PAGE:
Pure pursuit may be the best strategy for animals that move intermittently. While interception requires that the predator adopt a heading that depends on the velocity of both animals, pure pursuit depends merely on the angular position of the prey. The intermittent motion of zebrafish yields discrete bursts in angular velocity with little to no change in between (Fig. S2B), similar to the high angular velocity maneuvers of houseflies (Wagner, 1986). In general, the prey type and its behavior also affect the input signals available to the predator (Combes et al., 2013). Larval zebrafish execute rapid escape responses and are often stationary before initiating an escape (Stewart et al., 2013). These discrete signals are therefore unlikely to provide the input necessary for predatory zebrafish to implement an interception strategy. This is in striking agreement with pursuit of live prey in tiger beetles (Gilbert, 1997) and in contrast to continuous pure pursuit (Haselsteiner et al., 2014; Land and Collett, 1974; Gries and Koeniger, 1996), in which pursuers continuously receive input signals and, after some inherent delay, reactively maneuver toward the target based on their feedback controller. A rigorous test of the prey's influence on the predator's pursuit strategy would benefit from experiments that employ a controlled artificial prey (see e.g. Mischiati et al., 2015).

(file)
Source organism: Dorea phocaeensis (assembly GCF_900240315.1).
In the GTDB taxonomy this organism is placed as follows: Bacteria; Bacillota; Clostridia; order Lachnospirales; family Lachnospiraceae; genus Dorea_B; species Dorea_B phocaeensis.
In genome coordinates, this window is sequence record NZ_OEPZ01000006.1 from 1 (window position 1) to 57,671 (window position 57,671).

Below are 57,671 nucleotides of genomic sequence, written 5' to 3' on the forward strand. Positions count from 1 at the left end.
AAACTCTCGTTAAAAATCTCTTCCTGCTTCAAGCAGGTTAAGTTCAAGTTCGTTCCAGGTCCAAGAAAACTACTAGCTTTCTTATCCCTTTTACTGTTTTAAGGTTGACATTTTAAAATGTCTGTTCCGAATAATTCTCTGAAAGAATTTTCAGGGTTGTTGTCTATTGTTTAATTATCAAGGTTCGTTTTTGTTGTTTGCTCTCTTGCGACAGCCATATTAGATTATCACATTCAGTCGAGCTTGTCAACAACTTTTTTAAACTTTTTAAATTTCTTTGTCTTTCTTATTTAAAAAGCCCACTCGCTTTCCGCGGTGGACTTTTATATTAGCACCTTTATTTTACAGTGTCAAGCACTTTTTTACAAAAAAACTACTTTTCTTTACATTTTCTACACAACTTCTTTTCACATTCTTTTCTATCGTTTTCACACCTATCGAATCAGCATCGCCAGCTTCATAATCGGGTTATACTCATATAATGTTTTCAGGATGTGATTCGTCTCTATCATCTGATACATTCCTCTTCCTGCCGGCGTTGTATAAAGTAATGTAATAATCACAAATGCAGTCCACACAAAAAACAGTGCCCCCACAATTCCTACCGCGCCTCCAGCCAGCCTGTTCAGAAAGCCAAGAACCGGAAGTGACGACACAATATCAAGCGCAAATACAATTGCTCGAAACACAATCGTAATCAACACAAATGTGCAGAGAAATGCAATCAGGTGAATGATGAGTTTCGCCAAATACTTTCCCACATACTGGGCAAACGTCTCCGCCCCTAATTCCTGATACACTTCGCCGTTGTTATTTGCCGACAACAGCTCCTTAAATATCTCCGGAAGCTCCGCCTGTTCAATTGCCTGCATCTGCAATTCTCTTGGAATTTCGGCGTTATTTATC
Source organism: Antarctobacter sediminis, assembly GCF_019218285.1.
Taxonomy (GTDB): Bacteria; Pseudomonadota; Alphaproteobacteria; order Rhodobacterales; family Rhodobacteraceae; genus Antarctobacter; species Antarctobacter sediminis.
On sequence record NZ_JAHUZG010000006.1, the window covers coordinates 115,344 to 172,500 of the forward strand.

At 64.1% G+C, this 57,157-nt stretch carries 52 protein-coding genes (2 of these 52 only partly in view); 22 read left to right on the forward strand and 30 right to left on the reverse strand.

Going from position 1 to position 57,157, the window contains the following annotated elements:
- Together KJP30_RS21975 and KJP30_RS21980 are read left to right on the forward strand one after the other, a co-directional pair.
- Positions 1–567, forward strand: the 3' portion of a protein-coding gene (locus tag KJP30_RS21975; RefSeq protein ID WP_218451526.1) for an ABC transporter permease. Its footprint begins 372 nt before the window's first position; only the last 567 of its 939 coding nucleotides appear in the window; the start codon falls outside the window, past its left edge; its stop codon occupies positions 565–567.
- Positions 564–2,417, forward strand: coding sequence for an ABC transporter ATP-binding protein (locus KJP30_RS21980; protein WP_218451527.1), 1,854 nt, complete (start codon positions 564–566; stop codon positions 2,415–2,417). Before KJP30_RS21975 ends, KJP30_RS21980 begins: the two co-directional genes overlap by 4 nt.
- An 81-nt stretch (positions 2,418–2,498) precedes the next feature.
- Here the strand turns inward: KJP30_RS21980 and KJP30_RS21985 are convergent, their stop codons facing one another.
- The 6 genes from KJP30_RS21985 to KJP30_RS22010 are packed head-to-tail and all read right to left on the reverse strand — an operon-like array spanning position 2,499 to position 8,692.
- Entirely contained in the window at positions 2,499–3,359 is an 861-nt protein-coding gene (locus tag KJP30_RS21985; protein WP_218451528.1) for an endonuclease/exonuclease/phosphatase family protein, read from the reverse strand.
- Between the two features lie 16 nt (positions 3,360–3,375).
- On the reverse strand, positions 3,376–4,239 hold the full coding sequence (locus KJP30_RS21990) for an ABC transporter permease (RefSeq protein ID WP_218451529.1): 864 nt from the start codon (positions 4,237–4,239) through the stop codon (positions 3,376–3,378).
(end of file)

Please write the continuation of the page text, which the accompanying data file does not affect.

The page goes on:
Intermittent locomotion offers a number of advantages over continuous motion. A broad diversity of organisms, from protozoans to mammals, interrupt their forward progress with pauses (Kramer and McLaughlin, 2001). These interruptions can offer energetic benefits that serve to reduce the cost of transport in flying and swimming animals (Paoletti and Mahadevan, 2014; Gleiss et al., 2011; Rayner et al., 2001; Bianco et al., 2011; Videler et al., 1983; Weihs, 1974; Fish et al., 1991). Spiders dramatically reduce rapid burst activity to recover from depletion of phosphagens (Prestwhich, 1988a,b). Interruptions also provide a regular opportunity for enhanced sensing by reducing interference from self-motion (Kramer and McLaughlin, 2001). These regular opportunities for sensing aid in the ability of tiger beetles to relocalize live prey during pursuit (Gilbert, 1997). In many species of fish, tail beating causes the head to yaw, which rotates the visual field to an extent that can be challenging to compensate with saccades of eye rotation (Hermann and Constantine, 1971). In this respect, fishes are at a disadvantage relative to aerial predators such as dragonflies (Olberg et al., 2007), bats (Ghose and Moss, 2003) and raptors (Kane et al., 2015), which move their neck to stabilize the head with respect to a target. Self-motion in fishes may also interfere with modalities other than vision. For example, the flow-sensitive lateral-line system reduces its sensitivity through efferent activation during tail beating (Lunsford et al., 2019; Roberts and Russell, 1972), presumably as a means of differentiating self-induced flows from external stimuli.